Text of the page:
How does a trustee decide when, and how much, money should be distributed to a Trust Beneficiary? Interesting that you should ask.
The Trust document usually spells out a distribution standard. These can vary widely, from giving the Trustee unlimited discretion to calling for mandated distributions. The most common standard calls for the Trustee to distribute funds for the beneficiary’s Health, Education, Maintenance, and Support.
This is known as the HEMS standard. It is called an “ascertainable standard” because a Court could interpret it enough to compel the Trustee to make a distribution. From there, things get murky. There is no statutory definition for HEMS, so guidance comes from other terms in the Trust and from court decisions.
“Health” can mean regular medical treatment, health-related home renovations, dental treatment, gym and Golf memberships, and health insurance. “Education” can mean private school tuition, college, graduate and post graduate school, tutoring, books, computers, day care and school clothes. “Maintenance” and “Support” are usually interpreted as synonymous. They can include mortgage payments, a down payment on a home, vacations, rent, charitable gifting, legal fees, and support of family members.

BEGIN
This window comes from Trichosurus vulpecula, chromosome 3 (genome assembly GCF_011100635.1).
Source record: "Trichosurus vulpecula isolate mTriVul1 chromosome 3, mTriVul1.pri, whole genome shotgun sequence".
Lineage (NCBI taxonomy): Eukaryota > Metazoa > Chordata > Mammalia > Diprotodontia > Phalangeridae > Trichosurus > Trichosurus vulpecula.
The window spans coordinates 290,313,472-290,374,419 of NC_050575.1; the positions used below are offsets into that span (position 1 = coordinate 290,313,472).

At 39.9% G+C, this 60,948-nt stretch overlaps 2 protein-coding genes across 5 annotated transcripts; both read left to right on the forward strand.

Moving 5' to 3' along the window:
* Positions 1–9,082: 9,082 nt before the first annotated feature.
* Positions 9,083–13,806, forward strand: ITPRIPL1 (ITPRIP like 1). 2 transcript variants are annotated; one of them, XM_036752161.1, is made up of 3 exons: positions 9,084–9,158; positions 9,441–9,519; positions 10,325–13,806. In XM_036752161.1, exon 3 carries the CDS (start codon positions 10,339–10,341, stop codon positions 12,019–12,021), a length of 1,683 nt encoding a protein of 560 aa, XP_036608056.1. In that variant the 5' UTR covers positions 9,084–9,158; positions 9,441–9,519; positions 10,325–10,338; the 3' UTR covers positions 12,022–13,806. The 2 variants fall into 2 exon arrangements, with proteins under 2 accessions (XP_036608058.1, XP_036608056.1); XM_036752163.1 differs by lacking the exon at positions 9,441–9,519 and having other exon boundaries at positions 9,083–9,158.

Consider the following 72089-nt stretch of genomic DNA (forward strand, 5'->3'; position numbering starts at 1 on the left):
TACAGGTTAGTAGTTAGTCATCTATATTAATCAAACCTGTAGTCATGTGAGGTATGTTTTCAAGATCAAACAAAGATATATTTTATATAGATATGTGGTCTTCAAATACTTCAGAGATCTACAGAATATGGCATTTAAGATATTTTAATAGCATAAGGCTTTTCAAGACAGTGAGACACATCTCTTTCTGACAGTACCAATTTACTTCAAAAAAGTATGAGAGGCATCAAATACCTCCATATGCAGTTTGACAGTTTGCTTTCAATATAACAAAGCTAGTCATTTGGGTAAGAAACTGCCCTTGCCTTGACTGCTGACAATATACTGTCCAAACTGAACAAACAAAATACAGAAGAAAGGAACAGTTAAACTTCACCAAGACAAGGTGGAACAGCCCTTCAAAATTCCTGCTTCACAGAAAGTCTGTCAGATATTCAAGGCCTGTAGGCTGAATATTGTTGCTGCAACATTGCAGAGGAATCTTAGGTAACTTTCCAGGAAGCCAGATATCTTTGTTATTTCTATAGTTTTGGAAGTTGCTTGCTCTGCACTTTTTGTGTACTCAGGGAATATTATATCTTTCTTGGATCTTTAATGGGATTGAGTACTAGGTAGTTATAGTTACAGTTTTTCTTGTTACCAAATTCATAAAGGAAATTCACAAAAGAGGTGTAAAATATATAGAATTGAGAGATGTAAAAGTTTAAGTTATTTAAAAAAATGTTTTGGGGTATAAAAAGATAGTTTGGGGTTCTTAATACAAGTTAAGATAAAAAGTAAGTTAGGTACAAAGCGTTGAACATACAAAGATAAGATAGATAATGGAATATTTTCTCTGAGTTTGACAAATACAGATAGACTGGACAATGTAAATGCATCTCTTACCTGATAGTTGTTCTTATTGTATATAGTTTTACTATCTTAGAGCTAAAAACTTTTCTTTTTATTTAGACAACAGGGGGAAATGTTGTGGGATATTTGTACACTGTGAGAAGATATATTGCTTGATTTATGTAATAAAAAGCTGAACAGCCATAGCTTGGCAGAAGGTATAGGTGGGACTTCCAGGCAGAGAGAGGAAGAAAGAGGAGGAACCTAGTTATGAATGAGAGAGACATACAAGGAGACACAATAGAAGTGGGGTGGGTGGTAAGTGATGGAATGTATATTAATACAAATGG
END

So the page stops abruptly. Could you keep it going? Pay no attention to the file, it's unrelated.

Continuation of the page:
No matter what the standard, the relationship between a Trustee and a beneficiary is, at best, tenuous. A first generation Beneficiary is usually involved in establishing the distribution standard, and compliant with the Trustee. A second generation Beneficiary may understand the reasoning behind the standard, and give only a little push-back as long as the Trustee is reasonable.
A third generation Beneficiary wants all of the money now, without strings attached, and will go to great lengths to make life unbearable for everyone concerned. Or so it seems. If you are the beneficiary, the Settlor or the Trustee and have any questions about a Trust, give us a call.
Virginia Hammerle is a Board Certified Civil Trial Attorney by the Texas Board of Legal Specialization and an
Accredited Estate Planner by the National Association of Estate Planners & Councils. She can be contacted at
email@example.com. The information contained in this article is general information only and does
not constitute legal advice. ©2015